England sponsor Nike has finally backed down from its controversial decision not to sell replica goalkeeper Mary Earps’ World Cup shirt.
The sportswear maker had come under fire for refusing to sell the jersey worn by heroine Lionne Earps – as well as goalkeepers from the United States, France and the Netherlands – by fans, players and even the British government.
A petition against the ‘business decision’ not to stock goalkeeper kits has reached 150,000 signatures, while Earps, dubbed ‘Mary Queen of Stops’ after her penalty save in the World Cup final , is among the stars to have criticized Nike for failing to do so. SO.
But the company has now made an about-face, with a spokesperson saying Sports Mail that they had “obtained limited quantities of shirts for sale on federation websites in the coming days, and we are also in talks with our other federation partners”.
The fashion giant came under fire even before the tournament started when it became apparent that replica Earps shirts would not be available.
Mary Earps’ replica England goalkeeper jersey will now be available, Nike announced on Thursday.
Earps hit back at the company on Instagram after a statement from Nike was released
A petition has been started by an Earps fan in response to Nike’s refusal to sell her shirt
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Desperate fans even decided to make their own Earps shirts and the petition, started by a teenage fan of the Manchester United star, quickly gained traction.
The 30-year-old Lioness was hailed as an outstanding heroine in the World Cup final between England and Spain on Sunday, which went on to earn her the coveted Golden Glove, recognizing her as the best goalkeeper of the tournament.
Earps savagely attacked Nike after the company released a statement defending its decision amid the backlash.
Following Sunday’s final, which Spain won 1-0, Nike said:Nike is committed to women’s football and we’re thrilled with the passion around this year’s tournament and the incredible victory for the Lionesses to qualify for the final.
“We are proud to offer the best of Nike innovation and service to our Federation Partners and hundreds of athletes.
“We hear and understand the desire for a commercial version of a goalkeeper shirt and we are working on solutions for future tournaments, in partnership with FIFA and the federations.
“The fact that there is a conversation about this is a testament to the continued passion and energy around women’s football and we think that’s encouraging.”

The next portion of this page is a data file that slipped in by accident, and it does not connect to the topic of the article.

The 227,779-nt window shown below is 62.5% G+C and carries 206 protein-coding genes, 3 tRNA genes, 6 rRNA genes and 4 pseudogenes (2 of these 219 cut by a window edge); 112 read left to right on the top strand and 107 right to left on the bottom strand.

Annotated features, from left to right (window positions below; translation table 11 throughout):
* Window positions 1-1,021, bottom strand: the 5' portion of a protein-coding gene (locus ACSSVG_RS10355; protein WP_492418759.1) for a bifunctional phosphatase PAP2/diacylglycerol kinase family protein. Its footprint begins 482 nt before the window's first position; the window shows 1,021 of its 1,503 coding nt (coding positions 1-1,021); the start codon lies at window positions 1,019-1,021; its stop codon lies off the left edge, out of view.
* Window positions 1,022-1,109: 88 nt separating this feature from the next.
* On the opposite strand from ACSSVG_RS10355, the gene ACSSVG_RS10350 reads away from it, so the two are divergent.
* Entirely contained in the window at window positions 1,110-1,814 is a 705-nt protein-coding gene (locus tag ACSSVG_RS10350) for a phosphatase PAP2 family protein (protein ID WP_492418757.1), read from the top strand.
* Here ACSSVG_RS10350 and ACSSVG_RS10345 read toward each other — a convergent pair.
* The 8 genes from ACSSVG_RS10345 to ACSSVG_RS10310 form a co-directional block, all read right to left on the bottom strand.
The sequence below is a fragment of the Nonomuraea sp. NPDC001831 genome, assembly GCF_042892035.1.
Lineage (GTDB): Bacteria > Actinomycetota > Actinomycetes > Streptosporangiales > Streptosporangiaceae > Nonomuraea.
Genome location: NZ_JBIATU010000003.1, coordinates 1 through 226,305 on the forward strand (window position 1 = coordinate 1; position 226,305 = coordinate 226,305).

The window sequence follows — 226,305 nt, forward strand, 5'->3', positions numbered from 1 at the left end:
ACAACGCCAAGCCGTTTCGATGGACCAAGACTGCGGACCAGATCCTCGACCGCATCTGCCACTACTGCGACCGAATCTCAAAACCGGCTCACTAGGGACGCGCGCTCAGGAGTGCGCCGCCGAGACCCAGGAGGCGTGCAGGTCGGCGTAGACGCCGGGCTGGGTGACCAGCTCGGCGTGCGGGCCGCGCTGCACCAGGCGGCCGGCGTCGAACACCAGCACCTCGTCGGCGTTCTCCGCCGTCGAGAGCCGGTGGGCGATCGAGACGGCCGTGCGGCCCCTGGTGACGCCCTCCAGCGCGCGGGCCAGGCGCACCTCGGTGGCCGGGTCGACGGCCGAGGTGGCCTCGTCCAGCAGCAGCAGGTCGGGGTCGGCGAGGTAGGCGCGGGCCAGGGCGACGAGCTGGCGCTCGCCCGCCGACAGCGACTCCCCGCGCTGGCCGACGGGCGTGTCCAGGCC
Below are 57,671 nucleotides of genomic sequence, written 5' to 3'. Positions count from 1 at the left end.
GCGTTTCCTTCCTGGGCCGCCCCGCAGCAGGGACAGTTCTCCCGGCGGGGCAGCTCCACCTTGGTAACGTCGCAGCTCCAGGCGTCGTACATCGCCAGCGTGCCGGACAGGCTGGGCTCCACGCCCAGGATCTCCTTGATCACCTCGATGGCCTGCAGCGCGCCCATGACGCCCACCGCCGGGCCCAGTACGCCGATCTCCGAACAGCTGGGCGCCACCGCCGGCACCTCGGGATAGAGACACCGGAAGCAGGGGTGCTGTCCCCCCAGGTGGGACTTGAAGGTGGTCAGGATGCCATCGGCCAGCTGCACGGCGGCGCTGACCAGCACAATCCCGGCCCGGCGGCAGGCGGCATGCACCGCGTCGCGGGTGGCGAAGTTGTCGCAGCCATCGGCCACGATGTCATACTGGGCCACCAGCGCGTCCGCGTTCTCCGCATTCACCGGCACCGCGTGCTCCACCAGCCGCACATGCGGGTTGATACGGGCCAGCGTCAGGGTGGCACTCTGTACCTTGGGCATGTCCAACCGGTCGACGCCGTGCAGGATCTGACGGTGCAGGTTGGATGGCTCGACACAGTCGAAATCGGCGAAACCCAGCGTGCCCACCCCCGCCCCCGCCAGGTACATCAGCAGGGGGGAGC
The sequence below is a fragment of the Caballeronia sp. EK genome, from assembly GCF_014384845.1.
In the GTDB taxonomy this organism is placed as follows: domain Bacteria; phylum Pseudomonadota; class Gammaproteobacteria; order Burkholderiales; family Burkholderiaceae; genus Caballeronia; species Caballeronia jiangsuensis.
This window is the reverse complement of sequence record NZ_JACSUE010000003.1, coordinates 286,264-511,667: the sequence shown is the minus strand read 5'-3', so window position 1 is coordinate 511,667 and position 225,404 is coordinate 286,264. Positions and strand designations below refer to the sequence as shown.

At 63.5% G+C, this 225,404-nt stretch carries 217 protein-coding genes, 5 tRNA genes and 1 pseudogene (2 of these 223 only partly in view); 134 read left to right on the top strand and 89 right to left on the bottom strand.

But on Tuesday afternoon, Earps posted a screenshot of the statement to his Instagram Stories, adding the comment: “@Nike, is this your version of an apology/taking responsibility/powerful statement of ‘intention ?”
In a following post, Earps provided a link to the change.org petition launched in July.
Beth Mead, who missed the World Cup through injury, also criticized Nike. She told BBC Sport: “She’s the best in the world right now and she doesn’t have a jersey.
The Man United star won the Golden Glove at this year’s World Cup, despite England losing in the final to Spain.
Earps saved a penalty from Spain’s Jennifer Hermoso in Sunday’s World Cup final.
“She doesn’t have a shirt that young boys and girls can buy.”
In a sly dig at the fashion giant after Sunday’s final in Sydney, Australia, former England goalkeeper David Seaman tweeted: “I bet @Nike regrets not selling the #MaryEarps shirt now.”
Earps discovered that she was left out of promotional photos at the Lionesses’ World Cup kit launch in April and that her jersey would not be available.
The Man United keeper raised the issue with Nike and even offered to finance the production himself, but was told that would not be possible.
The England keeper, whose ‘f*** off’ roar after saving Jennifer Hermoso’s penalty became a highlight of the final, has slammed Nike’s ‘hugely hurtful’ decision not to stock replicas of her shirt so fans can buy it.
Nike sold replica goalkeeper kits for four men’s teams at the World Cup in November and December.
Adidas also didn’t offer replica goalkeeper shirts, but Hummel and Castore did for Denmark and Ireland respectively.